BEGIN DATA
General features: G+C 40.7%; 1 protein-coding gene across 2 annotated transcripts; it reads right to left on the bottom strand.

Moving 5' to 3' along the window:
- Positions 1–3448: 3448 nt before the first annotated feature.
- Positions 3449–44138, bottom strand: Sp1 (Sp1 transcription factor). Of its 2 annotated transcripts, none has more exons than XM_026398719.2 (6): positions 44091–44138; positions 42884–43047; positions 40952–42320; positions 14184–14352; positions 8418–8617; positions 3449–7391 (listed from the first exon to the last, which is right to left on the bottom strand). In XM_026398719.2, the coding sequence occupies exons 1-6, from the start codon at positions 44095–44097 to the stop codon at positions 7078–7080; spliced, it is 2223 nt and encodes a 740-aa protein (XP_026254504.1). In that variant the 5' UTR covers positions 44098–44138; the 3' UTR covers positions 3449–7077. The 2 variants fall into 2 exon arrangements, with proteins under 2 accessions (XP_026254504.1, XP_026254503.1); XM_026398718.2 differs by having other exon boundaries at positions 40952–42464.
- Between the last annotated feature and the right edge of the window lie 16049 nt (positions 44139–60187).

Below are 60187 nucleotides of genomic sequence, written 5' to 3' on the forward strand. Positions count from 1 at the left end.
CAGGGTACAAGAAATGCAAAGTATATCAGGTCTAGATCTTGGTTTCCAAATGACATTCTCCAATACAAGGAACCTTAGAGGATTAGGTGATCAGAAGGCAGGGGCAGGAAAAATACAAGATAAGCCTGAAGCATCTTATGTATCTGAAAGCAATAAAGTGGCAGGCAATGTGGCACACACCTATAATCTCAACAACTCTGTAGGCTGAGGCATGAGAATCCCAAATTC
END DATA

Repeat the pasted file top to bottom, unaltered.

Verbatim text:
General features: G+C 40.7%; 1 protein-coding gene across 2 annotated transcripts; it reads right to left on the bottom strand.

Moving 5' to 3' along the window:
- Positions 1–3448: 3448 nt before the first annotated feature.
- Positions 3449–44138, bottom strand: Sp1 (Sp1 transcription factor). Of its 2 annotated transcripts, none has more exons than XM_026398719.2 (6): positions 44091–44138; positions 42884–43047; positions 40952–42320; positions 14184–14352; positions 8418–8617; positions 3449–7391 (listed from the first exon to the last, which is right to left on the bottom strand). In XM_026398719.2, the coding sequence occupies exons 1-6, from the start codon at positions 44095–44097 to the stop codon at positions 7078–7080; spliced, it is 2223 nt and encodes a 740-aa protein (XP_026254504.1). In that variant the 5' UTR covers positions 44098–44138; the 3' UTR covers positions 3449–7077. The 2 variants fall into 2 exon arrangements, with proteins under 2 accessions (XP_026254504.1, XP_026254503.1); XM_026398718.2 differs by having other exon boundaries at positions 40952–42464.
- Between the last annotated feature and the right edge of the window lie 16049 nt (positions 44139–60187).

Below are 60187 nucleotides of genomic sequence, written 5' to 3' on the forward strand. Positions count from 1 at the left end.
CAGGGTACAAGAAATGCAAAGTATATCAGGTCTAGATCTTGGTTTCCAAATGACATTCTCCAATACAAGGAACCTTAGAGGATTAGGTGATCAGAAGGCAGGGGCAGGAAAAATACAAGATAAGCCTGAAGCATCTTATGTATCTGAAAGCAATAAAGTGGCAGGCAATGTGGCACACACCTATAATCTCAACAACTCTGTAGGCTGAGGCATGAGAATCCCAAATTC